During 2004–06, the world economy enjoyed its most rapid growth since the late 1960s and early 1970s. Global output has on average increased by 5.2 percent per year (see chart). After controlling for increases in the working-age population, world growth has been 3¼ percent—only slightly lower than during the 1960s.
Not only has recent global growth been high, it has also been more stable, even though potentially more volatile emerging market and developing countries account for a rising share of the global economy.
A chapter in the October 2007 World Economic Outlook, titled “The Changing Dynamics of the Global Business Cycle,” takes stock of what we know about changes in output volatility and in the resilience of expansions. The research, which covers a broad sample of regions and countries, focuses on determining to what extent policy actions have helped bring about a lasting reduction in volatility.
A new golden age?
In important ways, the global economy has recently displayed greater stability than observed even in the 1960s—the last golden age of strong and stable growth. In particular, output volatility has decreased in most countries, with the typical country experiencing a one-third decline between the 1960s and the present. Growth is also more broadly shared across countries than previously observed, with virtually all countries doing well.
Advanced economies in particular improved their stability, and typically experienced long expansions, after the 1970s and the disinflation of the early 1980s.
Background: From 2004 to the present, world growth has been much more rapid than at any time since the early 1970s. It has also been shared more widely across countries and has been more stable.
Analysis: Reduced output volatility and the associated lengthening of economic expansions reflect improvements in monetary and fiscal policy, as well as in broader institutional quality. These changes are expected to keep output volatility low going forward.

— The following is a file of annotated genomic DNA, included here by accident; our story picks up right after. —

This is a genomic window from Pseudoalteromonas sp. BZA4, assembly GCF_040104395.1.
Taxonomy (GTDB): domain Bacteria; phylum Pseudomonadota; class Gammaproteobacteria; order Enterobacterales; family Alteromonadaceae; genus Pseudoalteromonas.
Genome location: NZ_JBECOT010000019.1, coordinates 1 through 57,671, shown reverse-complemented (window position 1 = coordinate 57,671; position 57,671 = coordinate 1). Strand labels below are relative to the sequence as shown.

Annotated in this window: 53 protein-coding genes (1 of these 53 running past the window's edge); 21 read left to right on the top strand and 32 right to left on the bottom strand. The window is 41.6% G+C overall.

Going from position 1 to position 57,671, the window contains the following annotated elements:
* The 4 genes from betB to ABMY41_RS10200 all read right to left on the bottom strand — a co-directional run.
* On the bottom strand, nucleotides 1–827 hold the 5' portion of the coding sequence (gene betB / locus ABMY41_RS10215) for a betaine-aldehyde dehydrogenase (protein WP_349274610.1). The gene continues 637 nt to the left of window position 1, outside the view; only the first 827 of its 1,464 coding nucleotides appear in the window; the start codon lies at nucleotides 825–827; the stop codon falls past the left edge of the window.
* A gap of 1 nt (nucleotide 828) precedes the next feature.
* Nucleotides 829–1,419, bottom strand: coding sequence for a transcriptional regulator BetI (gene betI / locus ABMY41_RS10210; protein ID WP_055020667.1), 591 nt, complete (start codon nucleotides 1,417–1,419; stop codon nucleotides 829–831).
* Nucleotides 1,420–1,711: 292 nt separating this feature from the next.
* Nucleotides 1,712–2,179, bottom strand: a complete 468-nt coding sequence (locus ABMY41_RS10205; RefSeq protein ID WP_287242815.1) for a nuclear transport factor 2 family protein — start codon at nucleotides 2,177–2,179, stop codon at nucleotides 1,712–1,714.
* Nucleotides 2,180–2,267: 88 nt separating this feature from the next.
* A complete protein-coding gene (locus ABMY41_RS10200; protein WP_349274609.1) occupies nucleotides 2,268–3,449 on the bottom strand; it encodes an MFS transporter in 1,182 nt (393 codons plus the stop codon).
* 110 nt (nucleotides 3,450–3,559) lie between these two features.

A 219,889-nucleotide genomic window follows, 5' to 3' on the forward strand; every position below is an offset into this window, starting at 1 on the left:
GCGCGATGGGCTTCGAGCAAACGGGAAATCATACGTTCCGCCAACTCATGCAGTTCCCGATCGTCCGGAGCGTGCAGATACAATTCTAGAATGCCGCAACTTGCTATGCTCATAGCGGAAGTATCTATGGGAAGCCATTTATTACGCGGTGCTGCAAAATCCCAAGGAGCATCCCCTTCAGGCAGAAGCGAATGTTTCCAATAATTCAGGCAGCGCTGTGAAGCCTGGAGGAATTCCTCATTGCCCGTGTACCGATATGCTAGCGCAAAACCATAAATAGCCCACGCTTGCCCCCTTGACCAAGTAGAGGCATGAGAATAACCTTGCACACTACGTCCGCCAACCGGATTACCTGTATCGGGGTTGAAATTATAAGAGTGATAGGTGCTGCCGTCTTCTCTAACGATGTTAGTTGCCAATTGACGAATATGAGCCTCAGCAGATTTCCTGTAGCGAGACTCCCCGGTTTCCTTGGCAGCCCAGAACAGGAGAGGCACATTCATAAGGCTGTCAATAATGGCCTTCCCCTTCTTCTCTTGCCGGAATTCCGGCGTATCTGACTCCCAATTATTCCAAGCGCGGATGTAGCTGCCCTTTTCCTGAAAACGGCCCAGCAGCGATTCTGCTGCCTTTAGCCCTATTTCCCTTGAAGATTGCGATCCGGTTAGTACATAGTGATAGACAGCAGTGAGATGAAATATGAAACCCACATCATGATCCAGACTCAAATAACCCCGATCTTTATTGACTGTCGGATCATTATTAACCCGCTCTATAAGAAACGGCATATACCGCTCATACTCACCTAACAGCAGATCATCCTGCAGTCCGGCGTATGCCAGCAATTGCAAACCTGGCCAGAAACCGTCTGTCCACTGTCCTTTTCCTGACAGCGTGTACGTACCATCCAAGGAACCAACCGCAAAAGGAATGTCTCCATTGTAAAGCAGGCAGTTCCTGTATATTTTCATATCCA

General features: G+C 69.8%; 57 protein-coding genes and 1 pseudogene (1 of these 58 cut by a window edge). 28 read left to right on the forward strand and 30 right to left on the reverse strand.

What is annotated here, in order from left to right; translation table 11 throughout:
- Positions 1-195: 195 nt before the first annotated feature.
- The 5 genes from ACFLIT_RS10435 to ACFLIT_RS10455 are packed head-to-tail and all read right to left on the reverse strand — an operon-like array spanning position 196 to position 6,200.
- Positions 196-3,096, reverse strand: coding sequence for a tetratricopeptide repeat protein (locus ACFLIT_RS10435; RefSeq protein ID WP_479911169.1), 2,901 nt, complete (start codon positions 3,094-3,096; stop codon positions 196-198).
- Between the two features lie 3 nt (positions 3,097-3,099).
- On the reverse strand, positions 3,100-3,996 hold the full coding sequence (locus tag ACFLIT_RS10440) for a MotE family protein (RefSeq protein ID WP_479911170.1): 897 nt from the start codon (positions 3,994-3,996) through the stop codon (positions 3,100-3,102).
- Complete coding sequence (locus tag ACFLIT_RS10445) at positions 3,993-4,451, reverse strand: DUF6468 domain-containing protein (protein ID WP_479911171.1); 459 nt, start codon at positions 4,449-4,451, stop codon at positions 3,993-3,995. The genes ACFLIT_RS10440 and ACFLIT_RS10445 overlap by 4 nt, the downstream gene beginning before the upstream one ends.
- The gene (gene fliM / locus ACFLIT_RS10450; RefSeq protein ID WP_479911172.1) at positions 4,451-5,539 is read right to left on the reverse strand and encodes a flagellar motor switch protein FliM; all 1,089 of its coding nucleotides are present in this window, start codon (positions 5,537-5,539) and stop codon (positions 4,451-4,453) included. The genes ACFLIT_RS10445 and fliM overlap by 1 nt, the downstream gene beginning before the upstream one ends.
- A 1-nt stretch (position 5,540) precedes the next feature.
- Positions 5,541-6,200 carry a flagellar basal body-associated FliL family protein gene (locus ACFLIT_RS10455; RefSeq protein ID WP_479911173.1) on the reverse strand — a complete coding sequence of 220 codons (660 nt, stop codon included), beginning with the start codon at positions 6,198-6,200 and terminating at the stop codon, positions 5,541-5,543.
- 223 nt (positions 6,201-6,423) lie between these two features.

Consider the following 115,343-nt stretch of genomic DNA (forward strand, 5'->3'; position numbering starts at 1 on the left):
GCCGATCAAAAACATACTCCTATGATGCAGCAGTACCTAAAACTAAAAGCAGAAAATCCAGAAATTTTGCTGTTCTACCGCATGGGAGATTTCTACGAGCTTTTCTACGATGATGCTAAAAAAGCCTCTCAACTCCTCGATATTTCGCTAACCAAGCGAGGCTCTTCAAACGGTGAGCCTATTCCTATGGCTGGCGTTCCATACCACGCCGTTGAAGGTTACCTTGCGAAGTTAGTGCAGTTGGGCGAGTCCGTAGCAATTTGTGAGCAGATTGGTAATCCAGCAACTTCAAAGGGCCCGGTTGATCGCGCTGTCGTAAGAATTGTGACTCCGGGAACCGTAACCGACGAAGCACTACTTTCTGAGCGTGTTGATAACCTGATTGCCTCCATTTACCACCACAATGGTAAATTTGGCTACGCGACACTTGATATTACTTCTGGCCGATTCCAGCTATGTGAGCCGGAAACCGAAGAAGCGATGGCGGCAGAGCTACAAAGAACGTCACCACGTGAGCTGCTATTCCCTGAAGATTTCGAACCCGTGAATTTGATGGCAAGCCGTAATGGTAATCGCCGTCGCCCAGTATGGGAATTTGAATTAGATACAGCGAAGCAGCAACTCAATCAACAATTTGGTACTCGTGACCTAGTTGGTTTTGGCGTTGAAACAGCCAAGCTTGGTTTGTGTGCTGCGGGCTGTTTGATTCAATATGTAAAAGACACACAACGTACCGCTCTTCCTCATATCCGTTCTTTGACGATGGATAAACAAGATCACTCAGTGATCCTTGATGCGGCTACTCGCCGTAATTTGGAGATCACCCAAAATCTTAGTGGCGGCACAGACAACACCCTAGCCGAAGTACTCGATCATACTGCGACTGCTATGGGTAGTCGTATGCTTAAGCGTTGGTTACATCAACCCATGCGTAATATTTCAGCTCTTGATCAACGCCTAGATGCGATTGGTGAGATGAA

Policy implications: Unfortunately, lower volatility does not rule out occasional recessions. The abrupt end to the period of strong and stable growth of the 1960s and early 1970s and the Asian crisis of the 1990s remind us of what can happen if policymakers do not respond to new risks and challenges.
In contrast, output stabilization in developing countries was more gradual and modest. Until the beginning of this decade they often experienced deep and sometimes recurrent crises, including debt crises (especially in Latin America and Africa) and banking and currency crises (in Asia, central and eastern Europe, and Latin America). Some countries also experienced high volatility during their transition from centrally planned to market economies. On average, output volatility in developing economies remains more than twice as high as in advanced economies.
A new golden age?
Source: IMF, World Economic Outlook.
1The index of output volatility is the rolling 10-year standard deviation of detrended real GDP growth in a typical (median) country. The dispersion of growth is measured as the standard deviation of detrended real GDP growth in the sample of 133 countries.
Our analysis suggests that the strong durability of expansions and low output volatility largely reflect changes that are likely to prove permanent. In particular, better monetary policy may explain about one-third of the total stabilization of output fluctuations over time. More stable fiscal policy (in advanced economies) as well as trade liberalization and broad institutional improvements (in developing economies) also helped.
The decline in world output volatility between the 1960s and the present largely reflects lower volatility of consumption rather than of investment. Any explanation for the recent stability should, therefore, include factors that affect consumer behavior, such as the rising availability of financing, which helps smooth consumption over time.
Risks have not gone away
Despite these improvements, future stability should not be taken for granted. Low average volatility does not rule out occasional recessions, and globalized trade and financial flows have generated new risks and vulnerabilities. Most recently, losses associated with the U.S. subprime mortgage market have raised concerns about a possible global credit crunch.
Significant potential risks also arise from global current account imbalances and from the linkages between monetary and prudential policies and sustained asset price booms.
Martin Sommer and Nikola Spatafora
IMF Research Department